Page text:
There are numerous factors that contribute to what pay ranges to advertise in a job posting and subsequently many more factors to consider before you offer a qualified candidate the position.
Many companies use broad pay ranges in jobs advertisements, giving them maximum flexibility depending on candidate selection. Still, in our ever-changing market, it’s hard to know if the expectations you’re setting are on point.
Many job seekers go into the application process with a number in mind. They know their current rate, and they have resources to find out what similar roles are paying. What they don’t know is how the role may differ in your organization from other roles with similar titles at other companies. They also most likely don’t have an understanding of your organizational structure and how the role fits within it.
In the same vein, you may start the process with nothing more than applicant resumes, and until you get a better understanding of the applicants’ qualifications and how these individuals might fit into your organization, it makes sense to keep salary ranges broad.
No one knows your organization better than you
That said, you know your company better than external candidates or anyone else outside of it. You’re familiar with your organizational structure and generally what your employees are paid. You understand the culture of your organization and how a job role fits within it. Therefore, most of the information you need to determine a competitive pay range is already at your fingertips.
You can’t control all pay factors
There are some exterior factors that will always have an effect on your pay rates. You have no control over things like the cost of living, labor unions, government legislation, and so on. However, you certainly need to keep all this in mind before setting and advertising pay ranges.
No two organizations are the same
Just like your organization is different from the organization down the street that does pretty much the same thing, so are the roles within each organization.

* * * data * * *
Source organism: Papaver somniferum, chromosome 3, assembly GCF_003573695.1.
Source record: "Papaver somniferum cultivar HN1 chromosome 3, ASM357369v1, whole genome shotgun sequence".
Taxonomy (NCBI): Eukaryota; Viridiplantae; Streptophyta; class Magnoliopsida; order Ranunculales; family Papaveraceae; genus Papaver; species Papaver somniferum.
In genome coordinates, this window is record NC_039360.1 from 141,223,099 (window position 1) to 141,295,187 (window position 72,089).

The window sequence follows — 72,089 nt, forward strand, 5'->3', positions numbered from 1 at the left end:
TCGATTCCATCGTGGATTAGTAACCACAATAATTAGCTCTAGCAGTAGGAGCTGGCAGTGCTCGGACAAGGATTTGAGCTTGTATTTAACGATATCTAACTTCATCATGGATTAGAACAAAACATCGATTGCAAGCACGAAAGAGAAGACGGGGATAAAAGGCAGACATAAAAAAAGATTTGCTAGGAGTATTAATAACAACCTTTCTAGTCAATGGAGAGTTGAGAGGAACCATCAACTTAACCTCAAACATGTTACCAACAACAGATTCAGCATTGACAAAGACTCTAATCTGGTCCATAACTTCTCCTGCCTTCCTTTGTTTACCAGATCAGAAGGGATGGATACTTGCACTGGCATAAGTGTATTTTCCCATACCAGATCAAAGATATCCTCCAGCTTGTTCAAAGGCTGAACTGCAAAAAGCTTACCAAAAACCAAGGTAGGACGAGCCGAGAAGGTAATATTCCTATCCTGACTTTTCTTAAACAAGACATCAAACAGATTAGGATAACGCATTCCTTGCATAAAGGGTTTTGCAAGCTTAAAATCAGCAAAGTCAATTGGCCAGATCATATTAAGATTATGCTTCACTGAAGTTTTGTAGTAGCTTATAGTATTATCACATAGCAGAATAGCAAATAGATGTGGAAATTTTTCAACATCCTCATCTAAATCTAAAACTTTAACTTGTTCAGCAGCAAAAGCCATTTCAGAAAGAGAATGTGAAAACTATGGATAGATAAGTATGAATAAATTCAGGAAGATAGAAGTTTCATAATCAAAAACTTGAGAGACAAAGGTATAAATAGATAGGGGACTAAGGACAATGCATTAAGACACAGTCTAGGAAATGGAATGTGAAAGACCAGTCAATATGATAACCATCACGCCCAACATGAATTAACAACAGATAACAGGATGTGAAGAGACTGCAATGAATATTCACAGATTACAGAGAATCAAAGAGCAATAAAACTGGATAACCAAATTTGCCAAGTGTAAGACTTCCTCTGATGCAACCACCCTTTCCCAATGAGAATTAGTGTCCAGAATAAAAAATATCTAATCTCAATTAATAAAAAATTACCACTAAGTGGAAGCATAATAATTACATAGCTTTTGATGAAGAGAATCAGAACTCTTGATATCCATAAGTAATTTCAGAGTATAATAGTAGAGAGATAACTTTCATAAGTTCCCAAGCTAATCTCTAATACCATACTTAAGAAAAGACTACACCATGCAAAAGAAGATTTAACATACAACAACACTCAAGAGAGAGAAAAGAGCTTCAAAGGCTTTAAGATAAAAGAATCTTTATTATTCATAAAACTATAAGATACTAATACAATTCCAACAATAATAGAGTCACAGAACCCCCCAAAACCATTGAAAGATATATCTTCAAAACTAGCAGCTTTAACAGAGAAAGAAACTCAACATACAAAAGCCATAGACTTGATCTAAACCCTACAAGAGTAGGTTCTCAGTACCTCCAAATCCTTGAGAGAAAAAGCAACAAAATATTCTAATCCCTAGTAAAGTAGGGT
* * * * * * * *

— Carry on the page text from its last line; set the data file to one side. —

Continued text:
Both organizations may advertise jobs that appear to be more or less the same, but when it comes down to the nitty-gritty of role responsibility, one job may actually be very different from another and require different compensation. It’s important to be aware of these differences going into the hiring process. Knowing what sets your company apart can give you a leg up in determining the right pay for the best candidate. Depending on your company size, for example, a role that you consider entry-level may be viewed as management somewhere else.
No two candidates are the same, either
Anyone can do an online search for a job title and find out what people in that role make across the country. While some of this information is helpful, some of it creates problems for hiring managers, who then have to explain to ill-informed candidates why X pay isn’t appropriate for the candidate’s level of experience or skill set. This is another reason it’s important to consider the duties of your job and properly portray them in your job posting. A savvy candidate will know his own qualifications and generally be able to weigh those against the standards you set forth, thereby accurately determining where he might fall in the pay range you’ve disclosed.
Sometimes you need an experienced candidate for a role, while other times a greener candidate might be a better fit.
In still other cases, you may have the option to fill a role with an experienced candidate OR one who has a lot of potential, which is another rationale for a large pay range.
If you want to attract the most qualified candidates and limit sticky conversations about pay, be sure and carefully consider all the factors discussed here before advertising pay ranges.